Kid’s bikes for WinSport programs and camps

Winsport Mountainbiking instructorwithgroupofkids

Warmer weather has arrived in Calgary which has everyone thinking outdoor activities. Like many parents, you may have discovered that your child has grown since the last time they used their bike, or their athleticism has improved since last summer. If your kids aged 6-16 are pumped to join a mountain biking program this spring or summer at WinSport, you may be wondering what kind of bike is right for the program they are in. Common questions we get range from what size of bike should my kid be on to what kind of helmet is best to what do the different kinds of brakes mean? Below is a breakdown by program name and age with answers to your common questions.

Bike fit

Not all bikes fit in the same way. Different brands make accommodations for frame and wheel sizes, gear ratios and other components. Kids bikes are typically sized by wheel size (16", 20", 24", etc.) and age doesn't necessarily match bike sizes because it's really based on the rider's inseam length.

Bike fit chart for Norco modelsA chart showing bike fit for various ages and bike models from Norco.

 

Riders should be able to straddle the top tube of the frame. While seated, beginner riders should have their feet planted on the ground for the most stability, while more experienced riders can get away with just tippy toes reaching the ground. Your local Calgary bike shop can assist with finding the right fit or providing tips on adjustability of things like seat height or handlebar height if your bike has that capability. To learn more, watch our video from 2019 on bike fit.

The brakes

If your child started out on a strider bike without pedals, then they learned to stop the Fred Flintstone way. Children's bikes where you push the pedals backwards to stop are called coaster brakes. The harder you push; the more braking power is applied. The best progression is to front and rear disc brakes via use of a hand brake lever on the handlebars. For mountain biking especially, it's important to have disc brakes on both wheels so you can modulate braking. Kids start to learn how to apply pressure to which brake and when through turns and on downhill slopes. This type of brake is also useful when kids learn to stand up on their pedals and use suspension as they start to gain speed on berms and jumps.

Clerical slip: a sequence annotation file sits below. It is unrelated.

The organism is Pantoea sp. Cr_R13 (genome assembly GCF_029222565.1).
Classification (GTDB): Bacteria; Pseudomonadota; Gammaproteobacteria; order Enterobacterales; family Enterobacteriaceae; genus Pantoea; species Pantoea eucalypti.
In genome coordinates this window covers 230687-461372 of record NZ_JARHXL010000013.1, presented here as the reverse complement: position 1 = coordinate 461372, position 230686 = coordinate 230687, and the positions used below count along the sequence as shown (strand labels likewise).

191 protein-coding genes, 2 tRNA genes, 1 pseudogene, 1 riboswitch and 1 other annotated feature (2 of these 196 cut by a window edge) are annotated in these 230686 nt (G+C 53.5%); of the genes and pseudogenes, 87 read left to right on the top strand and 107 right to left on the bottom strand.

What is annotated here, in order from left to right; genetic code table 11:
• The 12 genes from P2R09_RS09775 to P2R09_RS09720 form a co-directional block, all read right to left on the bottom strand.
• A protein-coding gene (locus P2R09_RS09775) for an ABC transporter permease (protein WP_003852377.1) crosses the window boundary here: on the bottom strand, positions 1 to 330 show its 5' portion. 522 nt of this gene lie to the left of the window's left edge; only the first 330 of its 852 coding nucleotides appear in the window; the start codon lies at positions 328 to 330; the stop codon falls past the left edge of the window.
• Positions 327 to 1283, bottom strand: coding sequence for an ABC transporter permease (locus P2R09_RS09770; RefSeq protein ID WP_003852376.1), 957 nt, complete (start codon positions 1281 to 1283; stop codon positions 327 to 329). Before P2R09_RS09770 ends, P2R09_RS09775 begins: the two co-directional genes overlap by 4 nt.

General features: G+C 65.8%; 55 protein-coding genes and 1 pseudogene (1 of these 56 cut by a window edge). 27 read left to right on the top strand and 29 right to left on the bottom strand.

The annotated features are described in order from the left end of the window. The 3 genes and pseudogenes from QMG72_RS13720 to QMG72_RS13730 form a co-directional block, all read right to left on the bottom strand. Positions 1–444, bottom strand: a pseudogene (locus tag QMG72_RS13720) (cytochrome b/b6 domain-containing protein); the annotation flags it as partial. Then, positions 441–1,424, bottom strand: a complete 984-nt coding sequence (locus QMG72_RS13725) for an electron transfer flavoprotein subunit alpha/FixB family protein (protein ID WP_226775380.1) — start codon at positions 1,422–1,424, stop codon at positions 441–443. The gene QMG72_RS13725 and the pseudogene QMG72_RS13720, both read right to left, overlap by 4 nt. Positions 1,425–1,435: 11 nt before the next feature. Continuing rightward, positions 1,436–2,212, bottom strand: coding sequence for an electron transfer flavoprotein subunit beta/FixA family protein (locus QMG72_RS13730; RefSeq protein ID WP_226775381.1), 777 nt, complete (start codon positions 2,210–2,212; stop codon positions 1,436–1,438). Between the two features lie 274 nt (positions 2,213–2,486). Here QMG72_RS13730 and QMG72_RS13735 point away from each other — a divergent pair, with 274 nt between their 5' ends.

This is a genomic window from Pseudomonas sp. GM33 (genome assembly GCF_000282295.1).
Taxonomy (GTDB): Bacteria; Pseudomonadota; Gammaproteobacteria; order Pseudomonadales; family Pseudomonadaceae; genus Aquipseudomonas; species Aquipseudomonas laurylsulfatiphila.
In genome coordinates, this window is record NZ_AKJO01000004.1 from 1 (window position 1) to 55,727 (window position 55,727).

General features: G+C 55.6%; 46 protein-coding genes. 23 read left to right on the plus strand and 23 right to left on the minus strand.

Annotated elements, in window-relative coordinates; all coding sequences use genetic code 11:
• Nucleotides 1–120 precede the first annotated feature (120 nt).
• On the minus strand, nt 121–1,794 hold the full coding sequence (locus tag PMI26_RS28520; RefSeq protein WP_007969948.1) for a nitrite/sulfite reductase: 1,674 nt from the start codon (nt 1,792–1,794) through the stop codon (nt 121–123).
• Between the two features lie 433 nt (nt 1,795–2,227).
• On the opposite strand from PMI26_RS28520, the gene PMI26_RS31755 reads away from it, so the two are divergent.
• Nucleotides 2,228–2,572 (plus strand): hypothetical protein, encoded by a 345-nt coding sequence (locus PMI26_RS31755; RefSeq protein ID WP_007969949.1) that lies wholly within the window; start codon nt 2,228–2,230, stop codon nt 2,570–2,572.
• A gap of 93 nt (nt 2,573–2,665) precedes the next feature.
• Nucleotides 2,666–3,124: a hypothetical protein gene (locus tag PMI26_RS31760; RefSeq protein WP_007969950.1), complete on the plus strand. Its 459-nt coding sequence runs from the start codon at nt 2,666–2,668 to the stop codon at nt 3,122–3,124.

Other considerations

Having a bike with a lightweight frame is important in almost any level at WinSport due to the amount of hill climbs. It also makes maneuvering the bike easier. Typically, bikes you find at big box stores will be steel frames instead of aluminum like you will find at a specialized bike shop, which just doesn't have the same off-road capabilities. Although they are fun in the winter, fat bikes are not allowed in WinSport mountain biking programs.

For children in the higher levels or more advanced camps, consider having them bring a small bag suitable for riding to carry water in a CamelBak or other water bladder, a spare tube, multi tool, tire levers, and a small pump. These types of accessories can be hard to find with the recent popularity of biking during COVID-19, but this preparation on the trails is an important part of learning the sport.

Here is a specific breakdown of the kind of bike and equipment set up recommended for each of WinSport's camps and programs this year:

Gear Gang (6-8 years of age)-Spring program & Summer camp

Berm Bandits (9-11)- Spring program & Summer camp

Enduro (12-16)-Spring program

Accelerate (12-16)-Summer camp

Still have questions? Call the WinSport Guest Services Team or you can email us at [email protected].

By Kristen Wynne
Marketing Specialist, WinSport

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